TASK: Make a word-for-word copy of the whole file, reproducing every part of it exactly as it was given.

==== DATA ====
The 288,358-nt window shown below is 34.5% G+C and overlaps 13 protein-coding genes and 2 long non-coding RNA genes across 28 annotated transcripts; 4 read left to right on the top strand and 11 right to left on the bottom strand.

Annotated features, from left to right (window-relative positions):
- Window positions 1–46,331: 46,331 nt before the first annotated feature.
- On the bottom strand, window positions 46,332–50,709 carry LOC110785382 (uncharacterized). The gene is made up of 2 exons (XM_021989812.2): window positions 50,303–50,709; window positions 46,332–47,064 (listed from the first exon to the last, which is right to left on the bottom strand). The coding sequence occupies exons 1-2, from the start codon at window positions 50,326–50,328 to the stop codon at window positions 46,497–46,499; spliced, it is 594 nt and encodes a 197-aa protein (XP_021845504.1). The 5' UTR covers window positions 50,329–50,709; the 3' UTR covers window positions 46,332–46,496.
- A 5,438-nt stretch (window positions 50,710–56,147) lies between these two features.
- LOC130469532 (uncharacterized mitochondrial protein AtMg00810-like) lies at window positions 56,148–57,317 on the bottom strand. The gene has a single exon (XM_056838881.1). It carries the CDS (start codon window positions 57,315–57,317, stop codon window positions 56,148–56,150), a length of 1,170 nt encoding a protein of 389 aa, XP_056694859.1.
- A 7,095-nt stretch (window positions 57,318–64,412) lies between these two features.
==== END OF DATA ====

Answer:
The 288,358-nt window shown below is 34.5% G+C and overlaps 13 protein-coding genes and 2 long non-coding RNA genes across 28 annotated transcripts; 4 read left to right on the top strand and 11 right to left on the bottom strand.

Annotated features, from left to right (window-relative positions):
- Window positions 1–46,331: 46,331 nt before the first annotated feature.
- On the bottom strand, window positions 46,332–50,709 carry LOC110785382 (uncharacterized). The gene is made up of 2 exons (XM_021989812.2): window positions 50,303–50,709; window positions 46,332–47,064 (listed from the first exon to the last, which is right to left on the bottom strand). The coding sequence occupies exons 1-2, from the start codon at window positions 50,326–50,328 to the stop codon at window positions 46,497–46,499; spliced, it is 594 nt and encodes a 197-aa protein (XP_021845504.1). The 5' UTR covers window positions 50,329–50,709; the 3' UTR covers window positions 46,332–46,496.
- A 5,438-nt stretch (window positions 50,710–56,147) lies between these two features.
- LOC130469532 (uncharacterized mitochondrial protein AtMg00810-like) lies at window positions 56,148–57,317 on the bottom strand. The gene has a single exon (XM_056838881.1). It carries the CDS (start codon window positions 57,315–57,317, stop codon window positions 56,148–56,150), a length of 1,170 nt encoding a protein of 389 aa, XP_056694859.1.
- A 7,095-nt stretch (window positions 57,318–64,412) lies between these two features.